It was always obvious late last Summer that Hank Paulson’s decision to fully backstop Fannie Mae and Freddie Mac was driven by bullying from China. Today’s Wall Street Journal just puts a bow on it by giving us the tick-tock on the hand wringing in Beijing:
The alarm for Chinese leaders started ringing loudly in July and August as problems deepened at Fannie and Freddie. Senior Chinese leaders, who hadn’t been apprised in detail of how China’s reserves were being invested, learned for the first time in published reports that the country’s exposure to debt from those two alone totaled nearly $400 billion, say people familiar with the matter.
Fearing that the U.S. government might not fully back the companies, China demanded and received regular briefings throughout the peak of the crisis from high-level Treasury Department officials, including Mr. Paulson, on the market for U.S. debt securities — especially those of the mortgage giants. [ . . . ]
While Mr. Paulson was in Beijing for the Olympics in August, he dined with Mr. Zhou, the central bank chief, at the Whampoa Club, an upscale restaurant that serves modern Chinese cuisine in a traditional courtyard building near the city’s Financial Street.
On Sept. 7, Mr. Paulson announced that the U.S. government would seize Fannie and Freddie, but Chinese officials remained concerned.
What’s interesting to see in this story, especially the top where the Chinese leaders give American institutions a well-deserved tongue lashing, is the way the Chinese fail to see that they’ve already had the benefit of their investment in American mortgage-backed securities. In fact, the recycling of Chinese profits into American mortgage debt is beginning to look like a 21st Century Marshall plan gone awry.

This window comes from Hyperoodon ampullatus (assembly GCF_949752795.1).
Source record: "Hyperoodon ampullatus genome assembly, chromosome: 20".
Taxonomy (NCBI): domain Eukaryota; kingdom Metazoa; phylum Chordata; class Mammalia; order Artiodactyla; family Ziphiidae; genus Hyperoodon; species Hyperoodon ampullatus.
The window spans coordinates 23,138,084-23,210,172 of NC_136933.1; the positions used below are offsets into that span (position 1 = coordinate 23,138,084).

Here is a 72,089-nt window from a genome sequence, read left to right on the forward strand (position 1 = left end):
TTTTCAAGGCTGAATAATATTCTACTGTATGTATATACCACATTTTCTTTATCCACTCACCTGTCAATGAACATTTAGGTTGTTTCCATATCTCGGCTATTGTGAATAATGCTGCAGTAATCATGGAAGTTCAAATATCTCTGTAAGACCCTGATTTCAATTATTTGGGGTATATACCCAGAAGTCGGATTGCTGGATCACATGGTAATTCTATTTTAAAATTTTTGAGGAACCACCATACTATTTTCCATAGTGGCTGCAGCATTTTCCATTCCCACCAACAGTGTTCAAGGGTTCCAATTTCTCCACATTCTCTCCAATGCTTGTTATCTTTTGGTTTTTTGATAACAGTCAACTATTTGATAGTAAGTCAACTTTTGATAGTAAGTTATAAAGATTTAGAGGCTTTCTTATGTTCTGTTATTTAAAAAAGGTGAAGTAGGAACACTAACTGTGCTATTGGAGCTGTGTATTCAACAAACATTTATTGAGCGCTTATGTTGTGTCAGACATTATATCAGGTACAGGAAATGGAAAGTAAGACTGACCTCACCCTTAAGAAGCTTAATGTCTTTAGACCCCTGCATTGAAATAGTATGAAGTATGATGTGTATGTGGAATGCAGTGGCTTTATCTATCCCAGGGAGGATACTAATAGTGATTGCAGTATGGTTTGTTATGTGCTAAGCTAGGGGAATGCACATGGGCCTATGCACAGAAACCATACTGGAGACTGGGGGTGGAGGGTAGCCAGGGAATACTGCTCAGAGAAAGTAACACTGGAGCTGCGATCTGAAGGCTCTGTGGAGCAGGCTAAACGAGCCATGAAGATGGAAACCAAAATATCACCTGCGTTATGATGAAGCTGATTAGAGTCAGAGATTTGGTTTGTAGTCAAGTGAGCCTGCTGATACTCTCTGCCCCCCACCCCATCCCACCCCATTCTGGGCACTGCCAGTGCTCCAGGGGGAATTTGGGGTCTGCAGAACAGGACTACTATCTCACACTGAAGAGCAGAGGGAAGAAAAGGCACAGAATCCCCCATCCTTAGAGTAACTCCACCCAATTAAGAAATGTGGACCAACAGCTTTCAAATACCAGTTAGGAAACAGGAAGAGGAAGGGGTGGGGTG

By investing in the US, the Chinese primed a consumption pump that created demand for their goods. That demand absorbed the huge number of workers coming to the cities over the last decade and accelerated China’s growth. In other words, the Chinese encouraged and enabled the irresponsibility of American households because it created demand for their goods.
After World War 2, the US faced a crisis of productive over-capacity. The solution was to send a lot of money to Europe that would then be used to buy American goods. In the case of the original Marshall plan, the sorry state of post-war Europe gave the plan a humanitarian glint. But that shouldn’t mask the real value of the Marshall plan or its intent.
Flash forward fifty years and you have China eager to raise the standard of living at home. Only this time, North Americans are tapped out, not because of a devastating war but because of devasting dotcom bubble bursting. There’s no way to dress this one up as the good guys coming to the aid of their fallen cousins.
That’s a shame. I don’t know what the final accounting was on the Marshall plan loans. I’d be curious to know. But in reading these stories, I’m beginning to think the Chinese are being a little disingenuous when they keep demanding that their investment in US securities be safeguarded.
Chinese Premier Blames Recession on US Actions
By JASON DEAN in Beijing, JAMES T. AREDDY in Shanghai and SERENA NG in New York
Wall Street Journal; January 29, 2009